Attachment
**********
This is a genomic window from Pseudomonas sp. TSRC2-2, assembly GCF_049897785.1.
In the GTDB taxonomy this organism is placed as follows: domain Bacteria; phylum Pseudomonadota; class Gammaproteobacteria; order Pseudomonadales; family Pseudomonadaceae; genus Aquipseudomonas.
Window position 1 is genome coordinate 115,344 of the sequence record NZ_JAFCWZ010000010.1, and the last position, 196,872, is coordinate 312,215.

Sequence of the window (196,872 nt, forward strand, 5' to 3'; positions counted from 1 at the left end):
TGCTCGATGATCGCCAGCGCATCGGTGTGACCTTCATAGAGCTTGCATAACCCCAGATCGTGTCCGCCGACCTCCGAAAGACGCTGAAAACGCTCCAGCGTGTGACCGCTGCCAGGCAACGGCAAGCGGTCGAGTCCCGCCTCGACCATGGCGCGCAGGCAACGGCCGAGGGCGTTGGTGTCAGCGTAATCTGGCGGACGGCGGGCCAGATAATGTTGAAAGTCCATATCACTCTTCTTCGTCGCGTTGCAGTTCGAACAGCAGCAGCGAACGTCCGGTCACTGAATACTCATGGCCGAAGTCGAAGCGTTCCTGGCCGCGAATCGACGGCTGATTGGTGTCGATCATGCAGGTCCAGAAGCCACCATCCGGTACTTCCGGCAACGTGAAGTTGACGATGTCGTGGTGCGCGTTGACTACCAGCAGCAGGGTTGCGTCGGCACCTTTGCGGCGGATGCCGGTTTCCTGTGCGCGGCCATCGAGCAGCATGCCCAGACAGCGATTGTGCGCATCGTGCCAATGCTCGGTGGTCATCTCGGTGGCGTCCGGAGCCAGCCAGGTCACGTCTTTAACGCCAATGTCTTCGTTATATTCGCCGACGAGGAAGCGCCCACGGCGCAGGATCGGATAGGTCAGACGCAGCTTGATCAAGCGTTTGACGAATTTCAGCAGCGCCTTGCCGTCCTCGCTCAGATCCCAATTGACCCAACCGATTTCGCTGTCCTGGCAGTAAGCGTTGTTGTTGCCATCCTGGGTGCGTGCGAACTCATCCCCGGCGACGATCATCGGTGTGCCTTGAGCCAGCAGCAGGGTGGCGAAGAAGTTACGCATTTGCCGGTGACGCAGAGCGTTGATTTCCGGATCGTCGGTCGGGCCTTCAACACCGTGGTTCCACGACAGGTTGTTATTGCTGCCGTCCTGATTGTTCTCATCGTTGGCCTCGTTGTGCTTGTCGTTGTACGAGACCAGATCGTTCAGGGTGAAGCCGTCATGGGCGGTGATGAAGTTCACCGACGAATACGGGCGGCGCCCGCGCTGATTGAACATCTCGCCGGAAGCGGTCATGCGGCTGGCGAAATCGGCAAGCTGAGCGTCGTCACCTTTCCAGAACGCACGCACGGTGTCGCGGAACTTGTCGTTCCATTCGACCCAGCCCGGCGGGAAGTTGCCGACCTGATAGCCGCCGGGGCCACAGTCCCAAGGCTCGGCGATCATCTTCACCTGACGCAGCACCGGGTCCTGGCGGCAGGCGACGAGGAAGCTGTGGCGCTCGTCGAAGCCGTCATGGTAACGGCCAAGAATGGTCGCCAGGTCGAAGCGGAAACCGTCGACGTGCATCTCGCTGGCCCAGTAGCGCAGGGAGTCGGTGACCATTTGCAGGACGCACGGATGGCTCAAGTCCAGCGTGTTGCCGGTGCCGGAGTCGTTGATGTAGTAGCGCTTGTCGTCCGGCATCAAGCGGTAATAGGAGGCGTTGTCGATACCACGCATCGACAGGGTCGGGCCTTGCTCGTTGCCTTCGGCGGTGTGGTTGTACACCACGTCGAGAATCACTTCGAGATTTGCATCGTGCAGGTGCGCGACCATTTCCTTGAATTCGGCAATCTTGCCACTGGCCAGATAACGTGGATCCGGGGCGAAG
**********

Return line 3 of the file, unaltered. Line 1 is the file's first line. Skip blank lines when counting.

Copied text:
Window position 1 is genome coordinate 115,344 of the sequence record NZ_JAFCWZ010000010.1, and the last position, 196,872, is coordinate 312,215.